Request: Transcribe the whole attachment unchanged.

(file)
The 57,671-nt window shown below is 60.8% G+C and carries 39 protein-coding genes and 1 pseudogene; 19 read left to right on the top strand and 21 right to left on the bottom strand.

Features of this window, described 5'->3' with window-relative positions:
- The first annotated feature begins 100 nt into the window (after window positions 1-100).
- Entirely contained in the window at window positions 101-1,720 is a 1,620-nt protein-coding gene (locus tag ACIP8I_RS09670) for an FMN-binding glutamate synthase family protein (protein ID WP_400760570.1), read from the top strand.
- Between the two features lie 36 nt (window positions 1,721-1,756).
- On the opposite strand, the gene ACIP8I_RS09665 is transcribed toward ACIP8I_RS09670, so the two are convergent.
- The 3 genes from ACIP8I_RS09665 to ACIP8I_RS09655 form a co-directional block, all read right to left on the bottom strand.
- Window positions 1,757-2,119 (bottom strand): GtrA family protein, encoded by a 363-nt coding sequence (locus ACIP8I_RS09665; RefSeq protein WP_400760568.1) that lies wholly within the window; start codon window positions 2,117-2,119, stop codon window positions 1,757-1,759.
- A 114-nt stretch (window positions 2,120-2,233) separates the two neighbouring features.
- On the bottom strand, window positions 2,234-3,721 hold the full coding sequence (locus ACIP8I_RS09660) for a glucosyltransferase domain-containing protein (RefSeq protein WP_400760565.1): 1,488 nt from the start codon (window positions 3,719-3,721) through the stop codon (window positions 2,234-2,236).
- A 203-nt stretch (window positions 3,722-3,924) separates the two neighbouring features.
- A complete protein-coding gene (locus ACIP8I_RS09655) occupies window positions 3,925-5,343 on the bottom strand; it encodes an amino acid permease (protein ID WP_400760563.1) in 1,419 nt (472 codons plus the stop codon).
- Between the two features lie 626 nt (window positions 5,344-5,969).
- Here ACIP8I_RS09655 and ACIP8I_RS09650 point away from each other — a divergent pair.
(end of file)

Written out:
The 57,671-nt window shown below is 60.8% G+C and carries 39 protein-coding genes and 1 pseudogene; 19 read left to right on the top strand and 21 right to left on the bottom strand.

Features of this window, described 5'->3' with window-relative positions:
- The first annotated feature begins 100 nt into the window (after window positions 1-100).
- Entirely contained in the window at window positions 101-1,720 is a 1,620-nt protein-coding gene (locus tag ACIP8I_RS09670) for an FMN-binding glutamate synthase family protein (protein ID WP_400760570.1), read from the top strand.
- Between the two features lie 36 nt (window positions 1,721-1,756).
- On the opposite strand, the gene ACIP8I_RS09665 is transcribed toward ACIP8I_RS09670, so the two are convergent.
- The 3 genes from ACIP8I_RS09665 to ACIP8I_RS09655 form a co-directional block, all read right to left on the bottom strand.
- Window positions 1,757-2,119 (bottom strand): GtrA family protein, encoded by a 363-nt coding sequence (locus ACIP8I_RS09665; RefSeq protein WP_400760568.1) that lies wholly within the window; start codon window positions 2,117-2,119, stop codon window positions 1,757-1,759.
- A 114-nt stretch (window positions 2,120-2,233) separates the two neighbouring features.
- On the bottom strand, window positions 2,234-3,721 hold the full coding sequence (locus ACIP8I_RS09660) for a glucosyltransferase domain-containing protein (RefSeq protein WP_400760565.1): 1,488 nt from the start codon (window positions 3,719-3,721) through the stop codon (window positions 2,234-2,236).
- A 203-nt stretch (window positions 3,722-3,924) separates the two neighbouring features.
- A complete protein-coding gene (locus ACIP8I_RS09655) occupies window positions 3,925-5,343 on the bottom strand; it encodes an amino acid permease (protein ID WP_400760563.1) in 1,419 nt (472 codons plus the stop codon).
- Between the two features lie 626 nt (window positions 5,344-5,969).
- Here ACIP8I_RS09655 and ACIP8I_RS09650 point away from each other — a divergent pair.